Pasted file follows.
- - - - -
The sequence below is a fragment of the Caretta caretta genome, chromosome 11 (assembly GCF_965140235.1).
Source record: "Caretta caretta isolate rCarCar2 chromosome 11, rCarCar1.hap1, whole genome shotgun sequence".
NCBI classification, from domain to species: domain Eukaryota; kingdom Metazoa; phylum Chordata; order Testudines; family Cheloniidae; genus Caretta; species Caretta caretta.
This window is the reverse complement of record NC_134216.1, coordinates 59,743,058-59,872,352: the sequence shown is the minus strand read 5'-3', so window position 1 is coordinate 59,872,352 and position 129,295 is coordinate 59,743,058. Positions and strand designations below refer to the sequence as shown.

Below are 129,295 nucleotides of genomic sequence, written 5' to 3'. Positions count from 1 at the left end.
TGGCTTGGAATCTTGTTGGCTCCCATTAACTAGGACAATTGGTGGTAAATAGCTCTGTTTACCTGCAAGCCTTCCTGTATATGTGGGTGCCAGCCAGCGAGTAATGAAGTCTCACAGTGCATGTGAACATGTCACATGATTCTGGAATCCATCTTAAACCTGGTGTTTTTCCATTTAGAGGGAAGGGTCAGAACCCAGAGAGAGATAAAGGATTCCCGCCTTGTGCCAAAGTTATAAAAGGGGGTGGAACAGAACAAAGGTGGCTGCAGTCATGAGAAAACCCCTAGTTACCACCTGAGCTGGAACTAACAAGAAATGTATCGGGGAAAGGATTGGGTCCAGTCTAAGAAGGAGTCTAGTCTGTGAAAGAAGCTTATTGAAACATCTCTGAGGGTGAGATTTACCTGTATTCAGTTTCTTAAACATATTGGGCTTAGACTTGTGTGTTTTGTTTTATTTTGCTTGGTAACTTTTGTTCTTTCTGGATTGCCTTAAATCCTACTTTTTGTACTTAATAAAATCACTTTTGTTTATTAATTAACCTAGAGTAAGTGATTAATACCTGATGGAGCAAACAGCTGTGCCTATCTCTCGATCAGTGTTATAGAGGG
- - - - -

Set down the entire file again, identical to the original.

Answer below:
The sequence below is a fragment of the Caretta caretta genome, chromosome 11 (assembly GCF_965140235.1).
Source record: "Caretta caretta isolate rCarCar2 chromosome 11, rCarCar1.hap1, whole genome shotgun sequence".
NCBI classification, from domain to species: domain Eukaryota; kingdom Metazoa; phylum Chordata; order Testudines; family Cheloniidae; genus Caretta; species Caretta caretta.
This window is the reverse complement of record NC_134216.1, coordinates 59,743,058-59,872,352: the sequence shown is the minus strand read 5'-3', so window position 1 is coordinate 59,872,352 and position 129,295 is coordinate 59,743,058. Positions and strand designations below refer to the sequence as shown.

Below are 129,295 nucleotides of genomic sequence, written 5' to 3'. Positions count from 1 at the left end.
TGGCTTGGAATCTTGTTGGCTCCCATTAACTAGGACAATTGGTGGTAAATAGCTCTGTTTACCTGCAAGCCTTCCTGTATATGTGGGTGCCAGCCAGCGAGTAATGAAGTCTCACAGTGCATGTGAACATGTCACATGATTCTGGAATCCATCTTAAACCTGGTGTTTTTCCATTTAGAGGGAAGGGTCAGAACCCAGAGAGAGATAAAGGATTCCCGCCTTGTGCCAAAGTTATAAAAGGGGGTGGAACAGAACAAAGGTGGCTGCAGTCATGAGAAAACCCCTAGTTACCACCTGAGCTGGAACTAACAAGAAATGTATCGGGGAAAGGATTGGGTCCAGTCTAAGAAGGAGTCTAGTCTGTGAAAGAAGCTTATTGAAACATCTCTGAGGGTGAGATTTACCTGTATTCAGTTTCTTAAACATATTGGGCTTAGACTTGTGTGTTTTGTTTTATTTTGCTTGGTAACTTTTGTTCTTTCTGGATTGCCTTAAATCCTACTTTTTGTACTTAATAAAATCACTTTTGTTTATTAATTAACCTAGAGTAAGTGATTAATACCTGATGGAGCAAACAGCTGTGCCTATCTCTCGATCAGTGTTATAGAGGG